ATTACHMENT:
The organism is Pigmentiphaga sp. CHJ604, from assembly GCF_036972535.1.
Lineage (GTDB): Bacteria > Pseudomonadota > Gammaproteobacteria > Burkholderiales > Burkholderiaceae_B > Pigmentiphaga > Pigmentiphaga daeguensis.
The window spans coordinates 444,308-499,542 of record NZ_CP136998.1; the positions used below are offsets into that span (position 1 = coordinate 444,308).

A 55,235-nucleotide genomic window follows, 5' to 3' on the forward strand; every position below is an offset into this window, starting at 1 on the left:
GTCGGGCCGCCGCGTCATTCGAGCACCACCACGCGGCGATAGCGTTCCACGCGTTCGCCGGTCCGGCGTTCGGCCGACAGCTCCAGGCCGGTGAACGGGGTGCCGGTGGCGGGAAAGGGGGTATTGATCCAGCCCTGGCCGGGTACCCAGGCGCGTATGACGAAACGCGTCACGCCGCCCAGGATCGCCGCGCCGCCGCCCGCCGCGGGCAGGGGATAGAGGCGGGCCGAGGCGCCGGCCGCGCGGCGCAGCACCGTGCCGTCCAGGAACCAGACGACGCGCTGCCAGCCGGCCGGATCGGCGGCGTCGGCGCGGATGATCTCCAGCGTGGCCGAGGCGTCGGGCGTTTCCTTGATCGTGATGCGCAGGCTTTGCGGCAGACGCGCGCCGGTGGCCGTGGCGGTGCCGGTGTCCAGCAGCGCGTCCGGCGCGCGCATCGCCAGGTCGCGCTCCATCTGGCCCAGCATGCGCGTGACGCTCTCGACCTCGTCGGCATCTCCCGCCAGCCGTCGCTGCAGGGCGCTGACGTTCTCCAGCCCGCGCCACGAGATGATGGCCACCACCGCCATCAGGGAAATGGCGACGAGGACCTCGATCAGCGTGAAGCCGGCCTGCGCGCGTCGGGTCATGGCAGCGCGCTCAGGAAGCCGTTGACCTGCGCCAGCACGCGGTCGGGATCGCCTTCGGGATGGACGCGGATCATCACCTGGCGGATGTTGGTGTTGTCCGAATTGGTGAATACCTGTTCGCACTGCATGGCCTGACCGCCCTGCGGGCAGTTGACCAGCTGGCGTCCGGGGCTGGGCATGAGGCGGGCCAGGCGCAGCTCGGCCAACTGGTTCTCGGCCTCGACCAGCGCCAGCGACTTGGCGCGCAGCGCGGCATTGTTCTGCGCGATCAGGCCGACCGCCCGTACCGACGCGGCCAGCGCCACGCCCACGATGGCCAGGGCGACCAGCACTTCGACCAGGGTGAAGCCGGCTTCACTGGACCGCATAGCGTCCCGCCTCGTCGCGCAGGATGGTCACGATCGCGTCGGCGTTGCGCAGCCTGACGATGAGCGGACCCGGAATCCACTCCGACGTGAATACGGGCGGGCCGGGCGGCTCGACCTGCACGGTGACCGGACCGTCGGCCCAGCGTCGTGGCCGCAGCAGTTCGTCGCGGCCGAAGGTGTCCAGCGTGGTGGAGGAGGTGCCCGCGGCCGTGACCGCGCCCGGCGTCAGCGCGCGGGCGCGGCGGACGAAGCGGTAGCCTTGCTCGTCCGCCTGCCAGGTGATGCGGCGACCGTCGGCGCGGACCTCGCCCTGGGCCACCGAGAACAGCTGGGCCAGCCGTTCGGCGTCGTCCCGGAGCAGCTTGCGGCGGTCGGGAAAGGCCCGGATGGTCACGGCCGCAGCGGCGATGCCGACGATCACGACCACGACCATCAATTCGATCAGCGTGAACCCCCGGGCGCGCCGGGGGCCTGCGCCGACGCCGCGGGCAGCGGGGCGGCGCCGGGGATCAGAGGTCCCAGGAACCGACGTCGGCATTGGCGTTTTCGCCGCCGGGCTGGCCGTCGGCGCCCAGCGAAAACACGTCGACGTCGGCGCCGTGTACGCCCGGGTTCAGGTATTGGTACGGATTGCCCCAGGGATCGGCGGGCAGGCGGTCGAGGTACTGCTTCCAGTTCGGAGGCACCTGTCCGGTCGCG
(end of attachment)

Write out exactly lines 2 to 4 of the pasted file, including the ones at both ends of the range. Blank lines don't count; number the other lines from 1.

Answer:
Lineage (GTDB): Bacteria > Pseudomonadota > Gammaproteobacteria > Burkholderiales > Burkholderiaceae_B > Pigmentiphaga > Pigmentiphaga daeguensis.
The window spans coordinates 444,308-499,542 of record NZ_CP136998.1; the positions used below are offsets into that span (position 1 = coordinate 444,308).

A 55,235-nucleotide genomic window follows, 5' to 3' on the forward strand; every position below is an offset into this window, starting at 1 on the left: